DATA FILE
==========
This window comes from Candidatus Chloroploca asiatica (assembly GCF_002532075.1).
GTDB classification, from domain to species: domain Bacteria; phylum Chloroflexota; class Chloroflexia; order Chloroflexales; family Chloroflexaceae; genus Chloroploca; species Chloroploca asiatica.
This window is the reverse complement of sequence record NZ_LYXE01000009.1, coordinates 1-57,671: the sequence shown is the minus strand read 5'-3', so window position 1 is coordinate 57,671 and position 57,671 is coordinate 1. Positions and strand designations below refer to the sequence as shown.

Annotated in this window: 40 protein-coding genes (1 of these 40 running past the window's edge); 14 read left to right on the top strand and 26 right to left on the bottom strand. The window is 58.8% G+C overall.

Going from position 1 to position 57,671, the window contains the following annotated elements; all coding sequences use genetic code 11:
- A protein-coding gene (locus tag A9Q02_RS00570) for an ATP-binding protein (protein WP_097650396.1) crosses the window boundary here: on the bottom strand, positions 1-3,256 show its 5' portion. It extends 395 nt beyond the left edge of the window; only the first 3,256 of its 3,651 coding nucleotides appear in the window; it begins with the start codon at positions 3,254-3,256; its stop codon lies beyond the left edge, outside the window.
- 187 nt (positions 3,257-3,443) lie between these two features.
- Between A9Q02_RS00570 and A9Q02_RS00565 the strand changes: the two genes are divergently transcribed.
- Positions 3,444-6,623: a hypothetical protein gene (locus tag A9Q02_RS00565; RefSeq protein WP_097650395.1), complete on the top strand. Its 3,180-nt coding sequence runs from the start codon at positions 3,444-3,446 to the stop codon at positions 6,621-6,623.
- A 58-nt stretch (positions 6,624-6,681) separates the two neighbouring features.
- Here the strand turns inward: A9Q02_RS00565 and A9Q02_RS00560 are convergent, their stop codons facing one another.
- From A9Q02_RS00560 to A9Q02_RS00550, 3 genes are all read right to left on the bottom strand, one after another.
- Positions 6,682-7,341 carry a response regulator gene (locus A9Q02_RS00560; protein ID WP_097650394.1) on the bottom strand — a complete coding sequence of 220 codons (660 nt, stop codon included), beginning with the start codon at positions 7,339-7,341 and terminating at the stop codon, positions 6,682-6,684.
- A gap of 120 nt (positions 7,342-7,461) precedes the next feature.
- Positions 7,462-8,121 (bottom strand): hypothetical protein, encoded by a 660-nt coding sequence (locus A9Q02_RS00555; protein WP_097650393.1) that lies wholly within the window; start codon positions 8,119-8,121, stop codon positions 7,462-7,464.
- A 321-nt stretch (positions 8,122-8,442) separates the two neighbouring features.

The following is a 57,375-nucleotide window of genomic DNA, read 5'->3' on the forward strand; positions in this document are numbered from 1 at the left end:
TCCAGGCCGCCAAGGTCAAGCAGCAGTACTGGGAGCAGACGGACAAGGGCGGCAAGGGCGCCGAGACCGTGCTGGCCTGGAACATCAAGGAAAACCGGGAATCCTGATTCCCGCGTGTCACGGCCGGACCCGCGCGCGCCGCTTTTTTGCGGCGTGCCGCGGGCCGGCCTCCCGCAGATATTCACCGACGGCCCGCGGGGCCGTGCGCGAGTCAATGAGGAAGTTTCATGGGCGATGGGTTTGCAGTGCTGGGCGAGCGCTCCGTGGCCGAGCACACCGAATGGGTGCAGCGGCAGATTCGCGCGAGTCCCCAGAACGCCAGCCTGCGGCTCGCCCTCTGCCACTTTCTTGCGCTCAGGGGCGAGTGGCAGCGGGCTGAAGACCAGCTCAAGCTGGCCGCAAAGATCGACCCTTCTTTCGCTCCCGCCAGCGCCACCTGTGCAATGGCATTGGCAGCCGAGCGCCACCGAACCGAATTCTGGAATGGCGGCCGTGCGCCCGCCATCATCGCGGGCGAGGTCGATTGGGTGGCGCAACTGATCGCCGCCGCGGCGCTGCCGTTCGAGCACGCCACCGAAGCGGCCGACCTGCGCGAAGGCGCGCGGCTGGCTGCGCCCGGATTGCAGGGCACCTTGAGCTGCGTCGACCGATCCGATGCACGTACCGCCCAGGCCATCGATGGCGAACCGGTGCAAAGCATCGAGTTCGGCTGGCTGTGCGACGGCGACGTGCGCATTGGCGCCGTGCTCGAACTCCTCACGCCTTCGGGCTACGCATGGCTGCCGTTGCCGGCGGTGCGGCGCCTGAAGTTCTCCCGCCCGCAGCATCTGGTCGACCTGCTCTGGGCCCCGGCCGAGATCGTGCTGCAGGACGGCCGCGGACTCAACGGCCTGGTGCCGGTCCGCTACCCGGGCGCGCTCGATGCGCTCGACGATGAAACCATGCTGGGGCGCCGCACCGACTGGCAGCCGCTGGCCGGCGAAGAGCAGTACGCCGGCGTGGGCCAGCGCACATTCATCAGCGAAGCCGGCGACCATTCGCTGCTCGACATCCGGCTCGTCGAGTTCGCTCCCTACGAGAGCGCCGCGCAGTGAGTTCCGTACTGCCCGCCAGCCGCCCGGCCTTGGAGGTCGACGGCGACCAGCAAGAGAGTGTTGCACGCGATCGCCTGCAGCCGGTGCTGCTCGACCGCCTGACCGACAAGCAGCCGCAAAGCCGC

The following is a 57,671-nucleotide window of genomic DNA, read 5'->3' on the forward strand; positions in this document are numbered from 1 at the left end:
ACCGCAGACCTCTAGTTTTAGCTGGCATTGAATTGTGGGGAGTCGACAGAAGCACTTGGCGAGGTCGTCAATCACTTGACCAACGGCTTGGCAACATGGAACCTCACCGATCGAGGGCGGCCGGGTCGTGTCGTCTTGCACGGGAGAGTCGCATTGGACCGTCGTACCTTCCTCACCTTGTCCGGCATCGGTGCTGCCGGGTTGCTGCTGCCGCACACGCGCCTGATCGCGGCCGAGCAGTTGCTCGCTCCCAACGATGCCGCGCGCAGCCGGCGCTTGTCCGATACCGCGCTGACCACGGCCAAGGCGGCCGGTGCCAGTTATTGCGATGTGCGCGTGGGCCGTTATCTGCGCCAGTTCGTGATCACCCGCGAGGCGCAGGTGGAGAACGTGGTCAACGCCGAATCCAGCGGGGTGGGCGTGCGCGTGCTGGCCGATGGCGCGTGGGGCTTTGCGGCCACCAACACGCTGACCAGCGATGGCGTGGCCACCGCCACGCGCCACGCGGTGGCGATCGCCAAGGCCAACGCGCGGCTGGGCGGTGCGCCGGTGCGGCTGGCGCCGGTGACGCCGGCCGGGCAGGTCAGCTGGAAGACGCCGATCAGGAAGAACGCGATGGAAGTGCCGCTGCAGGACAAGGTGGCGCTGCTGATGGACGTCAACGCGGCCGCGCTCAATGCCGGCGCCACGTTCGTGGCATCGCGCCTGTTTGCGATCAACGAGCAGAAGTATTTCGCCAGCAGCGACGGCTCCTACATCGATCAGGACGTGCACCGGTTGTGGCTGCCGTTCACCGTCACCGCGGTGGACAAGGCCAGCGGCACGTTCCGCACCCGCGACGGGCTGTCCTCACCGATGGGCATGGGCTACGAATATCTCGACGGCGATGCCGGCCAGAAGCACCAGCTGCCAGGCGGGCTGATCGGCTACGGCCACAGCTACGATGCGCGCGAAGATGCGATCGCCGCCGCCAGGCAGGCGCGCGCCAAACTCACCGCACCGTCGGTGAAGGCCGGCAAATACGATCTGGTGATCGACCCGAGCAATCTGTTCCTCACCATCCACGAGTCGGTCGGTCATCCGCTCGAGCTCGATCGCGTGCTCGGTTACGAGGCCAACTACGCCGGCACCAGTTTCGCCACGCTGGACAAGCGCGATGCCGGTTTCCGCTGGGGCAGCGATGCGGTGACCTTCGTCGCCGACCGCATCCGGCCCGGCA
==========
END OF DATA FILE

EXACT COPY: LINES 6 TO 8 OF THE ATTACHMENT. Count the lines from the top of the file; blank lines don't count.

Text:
- A protein-coding gene (locus tag A9Q02_RS00570) for an ATP-binding protein (protein WP_097650396.1) crosses the window boundary here: on the bottom strand, positions 1-3,256 show its 5' portion. It extends 395 nt beyond the left edge of the window; only the first 3,256 of its 3,651 coding nucleotides appear in the window; it begins with the start codon at positions 3,254-3,256; its stop codon lies beyond the left edge, outside the window.
- 187 nt (positions 3,257-3,443) lie between these two features.
- Between A9Q02_RS00570 and A9Q02_RS00565 the strand changes: the two genes are divergently transcribed.